For those of you that are unaware, the company that made the recognizable military Humvee is called AM General. It built and has serviced nearly 300,000 Humvee units over the vehicle’s nearly three decades of deployment. Activision Blizzard is an entertainment company that creates video games, including the popular first-person shooter series called, Call of Duty. AM General is suing Activision Blizzard for using a representation of the Humvee in its video games without permission.
AM General’s Humvee began life specifically for military service. It would later become the basis for the whole Hummer brand as the Humvee was converted for civilian use in the form of a high end, do everything, SUV. But, the military version has become iconic because it kept being plastered on news clips with every update of the middle-east conflicts since 1990. It will continue to serve in service through 2050 even though its replacement is already in the field.
Since the 1990s, Activision Blizzard has been capitalizing on growing the first-person shooter video game market. To make their games more believable, they often depict gear and equipment that is straight from the battlefield into their games. This includes their depiction of the Humvee.
AM General launched a lawsuit in 2017 against Activision Blizzard, claiming that Activision did not receive licensing permission to use the Humvee in their game. Furthermore, AM General claims the consumers can be “deceived into believing that AM General licenses the games or is somehow connected with or involved in the creation of the games.” This boils down to a case of patent infringement, and they are seeking damages.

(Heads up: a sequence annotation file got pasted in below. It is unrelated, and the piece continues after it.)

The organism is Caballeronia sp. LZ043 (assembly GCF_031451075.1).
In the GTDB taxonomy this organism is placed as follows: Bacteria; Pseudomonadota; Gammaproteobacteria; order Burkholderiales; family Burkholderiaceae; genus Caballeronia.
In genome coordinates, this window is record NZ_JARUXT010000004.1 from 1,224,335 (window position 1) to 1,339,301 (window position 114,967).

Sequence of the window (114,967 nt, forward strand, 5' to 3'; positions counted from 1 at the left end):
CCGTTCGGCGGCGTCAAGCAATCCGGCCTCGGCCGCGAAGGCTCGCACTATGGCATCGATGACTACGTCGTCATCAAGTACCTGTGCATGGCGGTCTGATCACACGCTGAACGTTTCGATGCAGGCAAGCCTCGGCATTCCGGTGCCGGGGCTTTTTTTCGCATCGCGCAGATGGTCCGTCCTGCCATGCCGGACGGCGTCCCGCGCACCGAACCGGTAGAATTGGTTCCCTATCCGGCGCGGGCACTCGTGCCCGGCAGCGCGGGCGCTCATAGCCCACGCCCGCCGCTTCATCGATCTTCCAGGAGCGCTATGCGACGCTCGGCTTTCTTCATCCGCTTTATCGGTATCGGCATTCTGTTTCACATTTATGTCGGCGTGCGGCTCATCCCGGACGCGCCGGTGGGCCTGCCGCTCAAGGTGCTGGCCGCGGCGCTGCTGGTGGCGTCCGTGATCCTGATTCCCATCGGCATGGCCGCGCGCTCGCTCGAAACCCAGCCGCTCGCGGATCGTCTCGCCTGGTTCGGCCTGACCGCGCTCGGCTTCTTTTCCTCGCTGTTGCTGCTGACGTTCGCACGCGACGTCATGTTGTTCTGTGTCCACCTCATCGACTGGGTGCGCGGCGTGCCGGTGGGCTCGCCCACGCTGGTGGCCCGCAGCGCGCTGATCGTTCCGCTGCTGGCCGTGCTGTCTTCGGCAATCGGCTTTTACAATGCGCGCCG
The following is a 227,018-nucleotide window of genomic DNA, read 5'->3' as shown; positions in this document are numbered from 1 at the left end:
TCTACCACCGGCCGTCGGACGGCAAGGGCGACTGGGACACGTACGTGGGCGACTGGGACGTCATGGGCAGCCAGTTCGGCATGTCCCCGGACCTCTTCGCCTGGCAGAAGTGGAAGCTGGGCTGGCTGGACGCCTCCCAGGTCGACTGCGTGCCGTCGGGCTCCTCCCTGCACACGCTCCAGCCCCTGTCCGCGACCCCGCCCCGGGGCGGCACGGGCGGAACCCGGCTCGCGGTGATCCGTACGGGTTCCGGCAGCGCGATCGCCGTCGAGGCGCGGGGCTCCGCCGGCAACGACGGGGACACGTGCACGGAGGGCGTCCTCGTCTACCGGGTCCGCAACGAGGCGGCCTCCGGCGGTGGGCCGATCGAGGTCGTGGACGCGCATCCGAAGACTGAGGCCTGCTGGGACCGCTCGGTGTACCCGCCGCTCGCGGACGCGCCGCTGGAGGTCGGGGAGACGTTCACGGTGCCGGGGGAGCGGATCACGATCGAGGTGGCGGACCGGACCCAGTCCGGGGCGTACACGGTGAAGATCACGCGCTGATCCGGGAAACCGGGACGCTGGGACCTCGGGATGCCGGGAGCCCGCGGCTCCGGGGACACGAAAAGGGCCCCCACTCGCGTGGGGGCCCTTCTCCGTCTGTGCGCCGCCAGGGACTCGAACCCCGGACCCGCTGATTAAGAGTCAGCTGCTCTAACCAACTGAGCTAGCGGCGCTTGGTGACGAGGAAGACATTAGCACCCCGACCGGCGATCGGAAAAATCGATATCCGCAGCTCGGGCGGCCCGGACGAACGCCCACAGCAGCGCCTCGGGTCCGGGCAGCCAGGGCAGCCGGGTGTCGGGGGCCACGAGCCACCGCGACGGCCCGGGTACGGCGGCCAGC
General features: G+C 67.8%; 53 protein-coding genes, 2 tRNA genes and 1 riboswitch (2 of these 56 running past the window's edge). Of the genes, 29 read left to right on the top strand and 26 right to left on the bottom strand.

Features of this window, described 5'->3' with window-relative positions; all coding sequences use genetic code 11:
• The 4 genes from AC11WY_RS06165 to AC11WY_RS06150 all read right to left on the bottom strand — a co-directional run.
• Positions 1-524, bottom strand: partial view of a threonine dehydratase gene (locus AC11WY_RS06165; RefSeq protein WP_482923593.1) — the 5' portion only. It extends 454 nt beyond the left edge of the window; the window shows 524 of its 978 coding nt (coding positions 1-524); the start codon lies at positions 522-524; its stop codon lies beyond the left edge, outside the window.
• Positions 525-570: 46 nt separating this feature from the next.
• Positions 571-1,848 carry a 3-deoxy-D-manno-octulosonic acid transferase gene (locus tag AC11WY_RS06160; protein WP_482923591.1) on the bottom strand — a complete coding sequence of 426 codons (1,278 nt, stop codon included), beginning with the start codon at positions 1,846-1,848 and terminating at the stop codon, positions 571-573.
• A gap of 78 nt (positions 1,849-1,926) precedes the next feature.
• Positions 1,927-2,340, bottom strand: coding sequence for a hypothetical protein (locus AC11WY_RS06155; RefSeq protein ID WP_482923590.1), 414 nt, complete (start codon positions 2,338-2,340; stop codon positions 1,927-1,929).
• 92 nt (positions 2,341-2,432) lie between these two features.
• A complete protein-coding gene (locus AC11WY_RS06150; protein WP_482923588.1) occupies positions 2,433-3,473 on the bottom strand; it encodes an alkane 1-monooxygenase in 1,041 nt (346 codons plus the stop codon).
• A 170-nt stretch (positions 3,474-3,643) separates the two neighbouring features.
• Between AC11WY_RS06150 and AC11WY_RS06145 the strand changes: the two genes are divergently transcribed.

On April 1, 2020, Law360.com reported that the judge in the case ended the “Call of Duty” Humvee case. In the ruling, US District Judge, George Daniels, indicated that Activision Blizzard could not be sued for trademark infringement because the First Amendment protects them. The goal was to have an artistic representation of what happens or can be seen in actual battlefields.
One can assume that the key in the judge’s ruling against AM General was the term “artistic”, which does fall under the free expression concerns covered by the first amendment. I am not in, nor am I associated with the legal field. However, it seems to me that this ruling will open up a pandora’s box. What would stop any publisher of digital or other media from covering up labels and badges of a product and claiming they are using artistic representations of real-life vehicles, or any product? What’s the point of trademarks if anybody can claim artistic expression?
Probably Not The End
We have not heard the end of this matter. Both companies have deep pockets and have shown they can protract the case out as long as necessary for their purposes. It is now 2020, three years after the initial filing. I would not be surprised to hear the ruling gets appealed and sent to the Supreme Court.